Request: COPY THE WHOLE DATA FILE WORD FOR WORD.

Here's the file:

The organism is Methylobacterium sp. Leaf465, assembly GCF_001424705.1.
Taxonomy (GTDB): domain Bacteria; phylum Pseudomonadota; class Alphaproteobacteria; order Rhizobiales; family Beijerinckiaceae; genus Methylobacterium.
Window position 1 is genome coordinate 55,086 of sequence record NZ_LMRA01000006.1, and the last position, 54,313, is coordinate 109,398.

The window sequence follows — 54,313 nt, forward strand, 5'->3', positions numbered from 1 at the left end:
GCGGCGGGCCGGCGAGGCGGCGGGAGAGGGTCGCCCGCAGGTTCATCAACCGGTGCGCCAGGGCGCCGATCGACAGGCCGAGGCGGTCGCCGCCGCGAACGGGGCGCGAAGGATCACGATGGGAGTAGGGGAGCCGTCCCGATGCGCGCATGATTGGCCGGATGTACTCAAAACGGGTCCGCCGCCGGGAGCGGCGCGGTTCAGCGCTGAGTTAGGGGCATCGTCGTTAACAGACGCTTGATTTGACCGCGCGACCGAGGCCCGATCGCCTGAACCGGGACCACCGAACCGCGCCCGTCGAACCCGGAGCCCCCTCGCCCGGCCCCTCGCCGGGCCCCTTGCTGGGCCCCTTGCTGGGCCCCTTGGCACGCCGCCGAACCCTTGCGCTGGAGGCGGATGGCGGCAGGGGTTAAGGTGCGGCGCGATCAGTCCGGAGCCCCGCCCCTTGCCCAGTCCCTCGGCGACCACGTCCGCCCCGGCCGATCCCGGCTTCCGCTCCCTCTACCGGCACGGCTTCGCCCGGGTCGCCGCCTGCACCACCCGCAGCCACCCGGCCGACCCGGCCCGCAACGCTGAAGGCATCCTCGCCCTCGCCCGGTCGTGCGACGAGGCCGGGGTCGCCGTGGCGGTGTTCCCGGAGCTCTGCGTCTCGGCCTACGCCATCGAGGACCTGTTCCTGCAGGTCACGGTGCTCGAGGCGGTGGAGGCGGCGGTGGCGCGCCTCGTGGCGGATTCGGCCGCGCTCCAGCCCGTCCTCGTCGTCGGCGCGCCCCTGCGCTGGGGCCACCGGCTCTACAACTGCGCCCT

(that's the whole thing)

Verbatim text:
The organism is Methylobacterium sp. Leaf465, assembly GCF_001424705.1.
Taxonomy (GTDB): domain Bacteria; phylum Pseudomonadota; class Alphaproteobacteria; order Rhizobiales; family Beijerinckiaceae; genus Methylobacterium.
Window position 1 is genome coordinate 55,086 of sequence record NZ_LMRA01000006.1, and the last position, 54,313, is coordinate 109,398.

The window sequence follows — 54,313 nt, forward strand, 5'->3', positions numbered from 1 at the left end:
GCGGCGGGCCGGCGAGGCGGCGGGAGAGGGTCGCCCGCAGGTTCATCAACCGGTGCGCCAGGGCGCCGATCGACAGGCCGAGGCGGTCGCCGCCGCGAACGGGGCGCGAAGGATCACGATGGGAGTAGGGGAGCCGTCCCGATGCGCGCATGATTGGCCGGATGTACTCAAAACGGGTCCGCCGCCGGGAGCGGCGCGGTTCAGCGCTGAGTTAGGGGCATCGTCGTTAACAGACGCTTGATTTGACCGCGCGACCGAGGCCCGATCGCCTGAACCGGGACCACCGAACCGCGCCCGTCGAACCCGGAGCCCCCTCGCCCGGCCCCTCGCCGGGCCCCTTGCTGGGCCCCTTGCTGGGCCCCTTGGCACGCCGCCGAACCCTTGCGCTGGAGGCGGATGGCGGCAGGGGTTAAGGTGCGGCGCGATCAGTCCGGAGCCCCGCCCCTTGCCCAGTCCCTCGGCGACCACGTCCGCCCCGGCCGATCCCGGCTTCCGCTCCCTCTACCGGCACGGCTTCGCCCGGGTCGCCGCCTGCACCACCCGCAGCCACCCGGCCGACCCGGCCCGCAACGCTGAAGGCATCCTCGCCCTCGCCCGGTCGTGCGACGAGGCCGGGGTCGCCGTGGCGGTGTTCCCGGAGCTCTGCGTCTCGGCCTACGCCATCGAGGACCTGTTCCTGCAGGTCACGGTGCTCGAGGCGGTGGAGGCGGCGGTGGCGCGCCTCGTGGCGGATTCGGCCGCGCTCCAGCCCGTCCTCGTCGTCGGCGCGCCCCTGCGCTGGGGCCACCGGCTCTACAACTGCGCCCT